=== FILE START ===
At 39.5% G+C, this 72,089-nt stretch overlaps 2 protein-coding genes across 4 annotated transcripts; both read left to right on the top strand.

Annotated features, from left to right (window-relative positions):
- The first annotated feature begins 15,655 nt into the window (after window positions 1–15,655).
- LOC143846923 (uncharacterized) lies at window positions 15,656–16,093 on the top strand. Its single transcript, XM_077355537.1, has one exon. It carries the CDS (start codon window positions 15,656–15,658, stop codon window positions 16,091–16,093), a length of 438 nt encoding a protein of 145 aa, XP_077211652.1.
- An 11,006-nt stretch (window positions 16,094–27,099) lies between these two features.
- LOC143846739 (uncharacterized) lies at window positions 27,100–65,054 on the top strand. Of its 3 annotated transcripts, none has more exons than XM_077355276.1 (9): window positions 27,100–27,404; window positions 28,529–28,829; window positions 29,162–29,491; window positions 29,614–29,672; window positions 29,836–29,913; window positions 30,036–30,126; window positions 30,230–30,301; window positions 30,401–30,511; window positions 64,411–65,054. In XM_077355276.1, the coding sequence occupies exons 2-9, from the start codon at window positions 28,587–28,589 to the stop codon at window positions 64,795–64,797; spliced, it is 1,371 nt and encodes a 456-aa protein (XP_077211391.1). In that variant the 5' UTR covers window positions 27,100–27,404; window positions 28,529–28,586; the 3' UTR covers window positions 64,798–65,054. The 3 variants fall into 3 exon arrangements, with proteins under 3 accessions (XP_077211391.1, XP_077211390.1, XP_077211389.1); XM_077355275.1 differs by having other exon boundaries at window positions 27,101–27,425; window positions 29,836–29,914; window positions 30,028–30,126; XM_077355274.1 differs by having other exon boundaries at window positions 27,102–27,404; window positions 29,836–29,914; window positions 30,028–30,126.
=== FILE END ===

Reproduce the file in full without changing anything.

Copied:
At 39.5% G+C, this 72,089-nt stretch overlaps 2 protein-coding genes across 4 annotated transcripts; both read left to right on the top strand.

Annotated features, from left to right (window-relative positions):
- The first annotated feature begins 15,655 nt into the window (after window positions 1–15,655).
- LOC143846923 (uncharacterized) lies at window positions 15,656–16,093 on the top strand. Its single transcript, XM_077355537.1, has one exon. It carries the CDS (start codon window positions 15,656–15,658, stop codon window positions 16,091–16,093), a length of 438 nt encoding a protein of 145 aa, XP_077211652.1.
- An 11,006-nt stretch (window positions 16,094–27,099) lies between these two features.
- LOC143846739 (uncharacterized) lies at window positions 27,100–65,054 on the top strand. Of its 3 annotated transcripts, none has more exons than XM_077355276.1 (9): window positions 27,100–27,404; window positions 28,529–28,829; window positions 29,162–29,491; window positions 29,614–29,672; window positions 29,836–29,913; window positions 30,036–30,126; window positions 30,230–30,301; window positions 30,401–30,511; window positions 64,411–65,054. In XM_077355276.1, the coding sequence occupies exons 2-9, from the start codon at window positions 28,587–28,589 to the stop codon at window positions 64,795–64,797; spliced, it is 1,371 nt and encodes a 456-aa protein (XP_077211391.1). In that variant the 5' UTR covers window positions 27,100–27,404; window positions 28,529–28,586; the 3' UTR covers window positions 64,798–65,054. The 3 variants fall into 3 exon arrangements, with proteins under 3 accessions (XP_077211391.1, XP_077211390.1, XP_077211389.1); XM_077355275.1 differs by having other exon boundaries at window positions 27,101–27,425; window positions 29,836–29,914; window positions 30,028–30,126; XM_077355274.1 differs by having other exon boundaries at window positions 27,102–27,404; window positions 29,836–29,914; window positions 30,028–30,126.